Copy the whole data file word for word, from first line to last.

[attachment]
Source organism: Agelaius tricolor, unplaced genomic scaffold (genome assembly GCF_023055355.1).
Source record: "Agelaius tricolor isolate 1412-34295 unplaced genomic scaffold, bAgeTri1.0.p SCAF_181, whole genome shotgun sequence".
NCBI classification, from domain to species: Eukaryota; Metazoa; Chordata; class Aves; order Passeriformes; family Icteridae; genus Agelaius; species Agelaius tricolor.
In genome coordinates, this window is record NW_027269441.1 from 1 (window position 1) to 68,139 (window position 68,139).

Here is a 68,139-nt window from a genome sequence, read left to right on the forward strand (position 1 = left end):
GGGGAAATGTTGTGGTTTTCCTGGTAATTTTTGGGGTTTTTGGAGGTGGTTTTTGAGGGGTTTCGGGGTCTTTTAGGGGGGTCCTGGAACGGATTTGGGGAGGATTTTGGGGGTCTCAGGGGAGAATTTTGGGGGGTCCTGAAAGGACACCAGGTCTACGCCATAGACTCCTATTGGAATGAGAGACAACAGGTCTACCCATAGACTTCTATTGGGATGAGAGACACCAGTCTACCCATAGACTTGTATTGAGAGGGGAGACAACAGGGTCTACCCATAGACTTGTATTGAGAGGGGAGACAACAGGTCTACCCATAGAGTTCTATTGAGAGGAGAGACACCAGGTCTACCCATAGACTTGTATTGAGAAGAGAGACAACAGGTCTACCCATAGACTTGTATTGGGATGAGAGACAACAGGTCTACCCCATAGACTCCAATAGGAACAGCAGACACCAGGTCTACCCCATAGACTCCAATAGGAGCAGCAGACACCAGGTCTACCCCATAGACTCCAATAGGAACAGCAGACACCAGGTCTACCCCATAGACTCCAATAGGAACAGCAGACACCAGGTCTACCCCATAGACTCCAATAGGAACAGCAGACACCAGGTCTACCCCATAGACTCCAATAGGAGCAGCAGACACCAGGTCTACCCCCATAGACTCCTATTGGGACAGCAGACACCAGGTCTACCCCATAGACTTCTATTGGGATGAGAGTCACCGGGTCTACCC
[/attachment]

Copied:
Source organism: Agelaius tricolor, unplaced genomic scaffold (genome assembly GCF_023055355.1).
Source record: "Agelaius tricolor isolate 1412-34295 unplaced genomic scaffold, bAgeTri1.0.p SCAF_181, whole genome shotgun sequence".
NCBI classification, from domain to species: Eukaryota; Metazoa; Chordata; class Aves; order Passeriformes; family Icteridae; genus Agelaius; species Agelaius tricolor.
In genome coordinates, this window is record NW_027269441.1 from 1 (window position 1) to 68,139 (window position 68,139).

Here is a 68,139-nt window from a genome sequence, read left to right on the forward strand (position 1 = left end):
GGGGAAATGTTGTGGTTTTCCTGGTAATTTTTGGGGTTTTTGGAGGTGGTTTTTGAGGGGTTTCGGGGTCTTTTAGGGGGGTCCTGGAACGGATTTGGGGAGGATTTTGGGGGTCTCAGGGGAGAATTTTGGGGGGTCCTGAAAGGACACCAGGTCTACGCCATAGACTCCTATTGGAATGAGAGACAACAGGTCTACCCATAGACTTCTATTGGGATGAGAGACACCAGTCTACCCATAGACTTGTATTGAGAGGGGAGACAACAGGGTCTACCCATAGACTTGTATTGAGAGGGGAGACAACAGGTCTACCCATAGAGTTCTATTGAGAGGAGAGACACCAGGTCTACCCATAGACTTGTATTGAGAAGAGAGACAACAGGTCTACCCATAGACTTGTATTGGGATGAGAGACAACAGGTCTACCCCATAGACTCCAATAGGAACAGCAGACACCAGGTCTACCCCATAGACTCCAATAGGAGCAGCAGACACCAGGTCTACCCCATAGACTCCAATAGGAACAGCAGACACCAGGTCTACCCCATAGACTCCAATAGGAACAGCAGACACCAGGTCTACCCCATAGACTCCAATAGGAACAGCAGACACCAGGTCTACCCCATAGACTCCAATAGGAGCAGCAGACACCAGGTCTACCCCCATAGACTCCTATTGGGACAGCAGACACCAGGTCTACCCCATAGACTTCTATTGGGATGAGAGTCACCGGGTCTACCC